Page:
Total TDS (D) + (E)

1,14,436 

 

TDS rate as per LDC (F/A

0.76%

**Please click on link to refer the relevant CII as per the indexation chart updated as per the Finance Act, 2024: Cost Inflation Index (incometaxindia.gov.in)

Amit then shared the LDC with Rahul and accordingly, Rahul deducted the TDS at a rate of 0.76% on the sale consideration.

Please note that Amit’s overall tax liability in either of the scenarios remains the same. However, using an LDC, he can have a lower TDS rate and reduce his upfront tax outflow. He can save by ₹34,73,564 (₹35,88,000 - ₹1,14,436) on the sale of his immovable property

 

Ensuring TDS compliance as a seller

While the buyer is responsible for deducting the TDS from the sale proceeds, as a seller, you should ensure compliance from your end as well. This includes:

  • Declaration of your residential status at the time of sale of property;
  • Obtaining a TDS certificate (Form 16A) from the buyer within 15 days of filing the TDS return;
  • Reconciliation of the TDS amount reflecting in Form 26AS with the TDS certificate (Form 16A);
  • Claim TDS credit (if any) as reflecting in form 26AS when you file your Indian tax return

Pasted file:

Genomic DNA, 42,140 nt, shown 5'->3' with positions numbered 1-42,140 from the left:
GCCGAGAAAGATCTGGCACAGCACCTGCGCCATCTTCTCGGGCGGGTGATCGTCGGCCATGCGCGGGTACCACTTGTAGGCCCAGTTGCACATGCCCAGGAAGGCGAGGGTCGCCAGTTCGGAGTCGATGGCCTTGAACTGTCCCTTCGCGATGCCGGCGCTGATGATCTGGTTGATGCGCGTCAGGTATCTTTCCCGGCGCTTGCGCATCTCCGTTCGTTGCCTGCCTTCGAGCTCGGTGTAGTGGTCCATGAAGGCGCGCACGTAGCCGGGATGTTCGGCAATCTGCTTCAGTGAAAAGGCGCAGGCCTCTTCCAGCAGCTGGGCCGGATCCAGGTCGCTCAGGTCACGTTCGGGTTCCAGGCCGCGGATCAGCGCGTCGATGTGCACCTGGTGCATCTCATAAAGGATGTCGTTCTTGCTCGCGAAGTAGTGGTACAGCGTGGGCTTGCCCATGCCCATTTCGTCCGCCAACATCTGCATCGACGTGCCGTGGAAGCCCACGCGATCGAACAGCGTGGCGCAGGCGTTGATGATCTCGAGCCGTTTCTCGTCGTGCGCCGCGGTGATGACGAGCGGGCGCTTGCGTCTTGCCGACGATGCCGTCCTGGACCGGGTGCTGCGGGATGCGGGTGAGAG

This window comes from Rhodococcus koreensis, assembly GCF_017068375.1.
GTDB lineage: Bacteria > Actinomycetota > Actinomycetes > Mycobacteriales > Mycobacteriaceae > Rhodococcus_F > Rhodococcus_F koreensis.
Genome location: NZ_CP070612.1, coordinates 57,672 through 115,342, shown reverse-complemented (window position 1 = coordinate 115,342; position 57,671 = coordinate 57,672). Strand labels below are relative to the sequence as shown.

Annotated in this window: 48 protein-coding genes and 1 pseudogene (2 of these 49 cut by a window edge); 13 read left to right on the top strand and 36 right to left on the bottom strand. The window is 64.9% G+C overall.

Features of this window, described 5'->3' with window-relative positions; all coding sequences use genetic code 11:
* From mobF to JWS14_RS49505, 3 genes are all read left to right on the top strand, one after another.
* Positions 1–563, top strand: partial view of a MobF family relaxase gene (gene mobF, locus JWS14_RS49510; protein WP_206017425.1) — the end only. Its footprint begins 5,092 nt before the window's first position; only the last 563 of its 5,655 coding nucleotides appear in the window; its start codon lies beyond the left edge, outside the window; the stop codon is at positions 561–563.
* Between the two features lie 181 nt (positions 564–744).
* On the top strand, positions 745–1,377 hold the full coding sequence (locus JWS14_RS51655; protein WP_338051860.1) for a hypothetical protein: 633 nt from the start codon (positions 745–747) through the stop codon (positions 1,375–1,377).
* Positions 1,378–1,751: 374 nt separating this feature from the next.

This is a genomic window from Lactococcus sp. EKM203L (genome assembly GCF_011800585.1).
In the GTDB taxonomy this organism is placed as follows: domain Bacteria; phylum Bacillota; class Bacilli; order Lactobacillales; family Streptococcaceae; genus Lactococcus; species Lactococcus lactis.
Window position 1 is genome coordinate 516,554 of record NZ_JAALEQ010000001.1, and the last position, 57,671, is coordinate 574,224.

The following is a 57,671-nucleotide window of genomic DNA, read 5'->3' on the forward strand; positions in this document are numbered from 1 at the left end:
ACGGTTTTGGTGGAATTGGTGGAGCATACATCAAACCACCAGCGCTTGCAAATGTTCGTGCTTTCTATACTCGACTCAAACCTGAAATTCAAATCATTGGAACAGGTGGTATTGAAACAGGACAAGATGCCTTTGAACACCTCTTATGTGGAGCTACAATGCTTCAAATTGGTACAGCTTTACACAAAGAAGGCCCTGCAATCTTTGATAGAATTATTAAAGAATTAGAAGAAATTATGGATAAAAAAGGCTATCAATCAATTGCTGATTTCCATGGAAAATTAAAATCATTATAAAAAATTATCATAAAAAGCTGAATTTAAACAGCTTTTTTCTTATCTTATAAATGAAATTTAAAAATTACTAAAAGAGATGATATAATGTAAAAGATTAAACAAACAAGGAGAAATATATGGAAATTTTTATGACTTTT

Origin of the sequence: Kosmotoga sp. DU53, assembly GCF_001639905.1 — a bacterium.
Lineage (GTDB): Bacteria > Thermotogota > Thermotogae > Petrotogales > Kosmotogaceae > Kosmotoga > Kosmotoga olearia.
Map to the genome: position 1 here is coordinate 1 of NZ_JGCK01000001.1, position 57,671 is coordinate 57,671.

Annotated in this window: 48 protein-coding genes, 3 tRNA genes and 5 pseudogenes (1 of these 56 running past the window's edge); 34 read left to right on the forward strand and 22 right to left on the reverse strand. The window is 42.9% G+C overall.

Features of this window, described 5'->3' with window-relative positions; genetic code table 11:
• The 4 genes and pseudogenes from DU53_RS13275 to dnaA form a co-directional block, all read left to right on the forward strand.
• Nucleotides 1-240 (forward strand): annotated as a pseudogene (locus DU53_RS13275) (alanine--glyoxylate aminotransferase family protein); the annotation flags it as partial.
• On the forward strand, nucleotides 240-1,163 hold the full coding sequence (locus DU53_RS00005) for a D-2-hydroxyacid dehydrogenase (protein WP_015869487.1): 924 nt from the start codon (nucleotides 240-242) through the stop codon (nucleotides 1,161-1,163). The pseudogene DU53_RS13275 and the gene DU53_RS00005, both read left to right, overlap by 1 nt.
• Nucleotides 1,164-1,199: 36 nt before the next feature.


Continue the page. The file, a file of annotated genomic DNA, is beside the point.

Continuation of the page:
Consequences of non-compliance

Both parties involved in the transaction may face consequences for non-compliance with TDS regulations. The buyer risks facing penalties and interest fees for delayed TDS deposits, while the seller may experience delays in repatriating the sale proceeds to the overseas country as funds cannot be repatriated unless taxes are paid. To know more on repatriating sale proceeds from property sales in India, click here.

Furthermore, misrepresenting residency status to evade TDS obligations could result in legal complications. It is advisable for sellers to ensure that buyers comply with TDS regulations.

 

Impact of Double Taxation Avoidance Agreements (DTAA)

As an NRI you can avail DTAA benefits as per the mutual agreement between India and your country of residence. Most countries, including the United States of America, do not provide DTAA benefits on sale of property. You should consult a tax professional or legal advisor for more details.

Conclusion

Understanding TDS is crucial when selling property in India as an NRI. You have an option to reduce your immediate tax burden by applying for an LDC. While the principal responsibility of TDS compliance resides with the buyer, as a seller, you should ensure true representation of your residency status and transparency in your sale transaction. For more details on computation of TDS, you should consult a tax expert.